Article
Michael Breen · Nov 9, 2016 5m read

How the Ensemble Scheduler Works

The Ensemble Scheduler is used for automatically turning on and off business hosts at certain dates and times.   You could use it if, for example, you wanted to only run a business host from 9am to 5pm every day.    Conversely, if you want do to trigger an event to occurr at a specific time, for example, a job running at 1am to batch up and send off all the previous day's transactions in one file, we recommend other methods such as the Task Manager.

This article explains how the Ensemble Scheduler works.   The screenshots below are from a test production with 2 scheduled components created to demonstrate how the Ensemble Scheduler can be used to manage the production’s processes over time.   Here’s the Production Configuration showing two items: HL7 TCP Service and FTP Passthrough Operation.   

Look at the Schedule by clicking on the little magnifying glass to the right of the schedule setting: 

You can see that the HL7 TCP Service is scheduled to start at 9am and stop at 5pm:

Likewise, if we look at the schedule for the FTP Passthrough Operation, we will see that it is also scheduled to start at 9am, but it stops at 3pm:

The Ensemble scheduler starting and stopping a component is not the same as enabling or disabling the component.   The Ensemble scheduler only starts and stops one or more operating system process (depending on Pool Size) for that component - it does not enable and disable the component.   A component must be enabled for it to run according to its schedule.   A disabled component will never run, regardless of its schedule. 

To see if a scheduled component is started, select the component on the production configuration page and select the Jobs tab.  If the process is started you will see a table showing its operating system process ID(s) in the Jobs panel on the right. Here, the Pool Size for the FTP Operation is 1, so there is only one process ID listed (14318 in the below example).   If Pool Size were larger, you’d see that many processes listed:

Note that the green color of the component shows whether it’s enabled or disabled, but doesn’t indicate whether it started.  If the FTP Passthrough Operation was stopped by the Ensemble scheduler (for example, just after 3pm), you’d still see the Operation showing a green circle, but there would be no processes listed under the Jobs tab:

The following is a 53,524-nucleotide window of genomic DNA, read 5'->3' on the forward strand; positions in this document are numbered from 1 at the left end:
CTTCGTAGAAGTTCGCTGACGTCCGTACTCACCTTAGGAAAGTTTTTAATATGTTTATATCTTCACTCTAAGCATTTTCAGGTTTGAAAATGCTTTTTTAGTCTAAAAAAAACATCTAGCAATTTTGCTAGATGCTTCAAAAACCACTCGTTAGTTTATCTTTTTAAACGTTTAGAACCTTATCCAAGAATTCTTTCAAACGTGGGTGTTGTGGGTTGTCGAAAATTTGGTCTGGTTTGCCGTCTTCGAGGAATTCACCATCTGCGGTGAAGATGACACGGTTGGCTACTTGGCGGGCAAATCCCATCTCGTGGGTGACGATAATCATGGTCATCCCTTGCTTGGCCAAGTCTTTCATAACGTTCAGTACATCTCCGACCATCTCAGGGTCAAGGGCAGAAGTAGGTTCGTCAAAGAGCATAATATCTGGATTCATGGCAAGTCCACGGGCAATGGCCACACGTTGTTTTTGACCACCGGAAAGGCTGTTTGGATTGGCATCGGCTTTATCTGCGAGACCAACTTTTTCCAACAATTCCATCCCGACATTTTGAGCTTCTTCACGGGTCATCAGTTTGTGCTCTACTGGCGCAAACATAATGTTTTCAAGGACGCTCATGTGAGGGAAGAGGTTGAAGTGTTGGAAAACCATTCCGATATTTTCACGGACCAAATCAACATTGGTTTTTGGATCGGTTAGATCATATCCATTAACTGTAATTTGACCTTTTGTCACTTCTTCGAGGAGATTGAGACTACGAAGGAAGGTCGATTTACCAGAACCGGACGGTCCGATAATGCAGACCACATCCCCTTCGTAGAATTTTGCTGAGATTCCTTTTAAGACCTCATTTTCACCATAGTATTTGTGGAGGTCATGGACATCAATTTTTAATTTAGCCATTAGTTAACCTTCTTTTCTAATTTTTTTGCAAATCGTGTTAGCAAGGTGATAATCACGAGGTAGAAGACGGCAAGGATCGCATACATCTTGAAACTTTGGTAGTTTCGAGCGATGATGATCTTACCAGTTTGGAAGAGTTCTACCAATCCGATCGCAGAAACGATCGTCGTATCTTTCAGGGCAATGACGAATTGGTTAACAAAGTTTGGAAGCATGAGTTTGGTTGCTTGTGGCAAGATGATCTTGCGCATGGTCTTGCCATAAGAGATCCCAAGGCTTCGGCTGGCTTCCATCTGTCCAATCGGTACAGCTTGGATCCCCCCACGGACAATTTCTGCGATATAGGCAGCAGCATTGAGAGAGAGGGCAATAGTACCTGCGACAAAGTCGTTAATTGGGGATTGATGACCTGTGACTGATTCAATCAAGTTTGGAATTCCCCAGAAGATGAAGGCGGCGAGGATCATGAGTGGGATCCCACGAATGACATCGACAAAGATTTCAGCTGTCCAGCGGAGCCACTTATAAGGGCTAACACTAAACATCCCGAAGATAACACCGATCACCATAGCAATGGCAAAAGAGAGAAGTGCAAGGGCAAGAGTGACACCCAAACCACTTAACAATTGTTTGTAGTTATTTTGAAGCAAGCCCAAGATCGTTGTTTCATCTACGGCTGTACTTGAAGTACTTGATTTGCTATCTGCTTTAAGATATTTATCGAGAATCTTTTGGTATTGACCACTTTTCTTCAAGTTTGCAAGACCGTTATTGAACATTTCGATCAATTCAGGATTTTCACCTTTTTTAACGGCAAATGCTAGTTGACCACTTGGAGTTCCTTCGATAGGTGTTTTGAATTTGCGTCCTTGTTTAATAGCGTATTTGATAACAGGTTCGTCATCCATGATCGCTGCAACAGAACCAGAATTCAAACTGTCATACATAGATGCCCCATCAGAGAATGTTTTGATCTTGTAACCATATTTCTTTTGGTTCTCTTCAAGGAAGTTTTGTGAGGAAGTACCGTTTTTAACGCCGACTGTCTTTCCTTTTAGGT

To see how the Ensemble scheduler works “under the hood”, look at the Message Viewer and you’ll see a session that starts with Ens.ScheduleService.  It sends a message to Ens.ScheduleHandler and from that point on, messages  between Ens.ScheduleHandler and Ens.Alarm and back again.   This back-and-forth keeps going for as long as the production is running.

 

This message exchange is the mechanism behind the Ensemble Scheduler.

  • When the session starts, Ens.ScheduleService sends Ens.ScheduleHandler a message.  
  • Ens.ScheduleHandler calls ##class(Ens.Director).UpdateProduction().  
  • UpdateProduction looks at the state of the production and the schedule.  
    • If the schedule says that a component is supposed to be stopped (not running) at that time, it kills the process(es) that component is running.  
    • If the schedule says that a component is supposed to be started (running), it starts the appropriate number of processes (as specified by Pool Size).  
  • After UpdateProduction() completes, all the components should have the correct number of processes running (according to the schedule).   Ens.ScheduleHandler has completed starting and stopping processes

After the call to UpdateProduction(), Ens.ScheduleHandler determines the next time it needs to run.   The scheduler:

  1. Collects the list of scheduled START and STOP times and
  2. Finds the next scheduled transition time (whether it be a START or a STOP).  
  3. Sends a message to Ens.Alarm
  4. Waits for a response

In the above example, Ens.ScheduleHandler collected these times:

9:00 am : HL7 TCP Service START
9:00 am : FTP Passthrough Operation START
3:00 pm : FTP Passthrough Operation STOP
5:00 pm : HL7 TCP Service STOP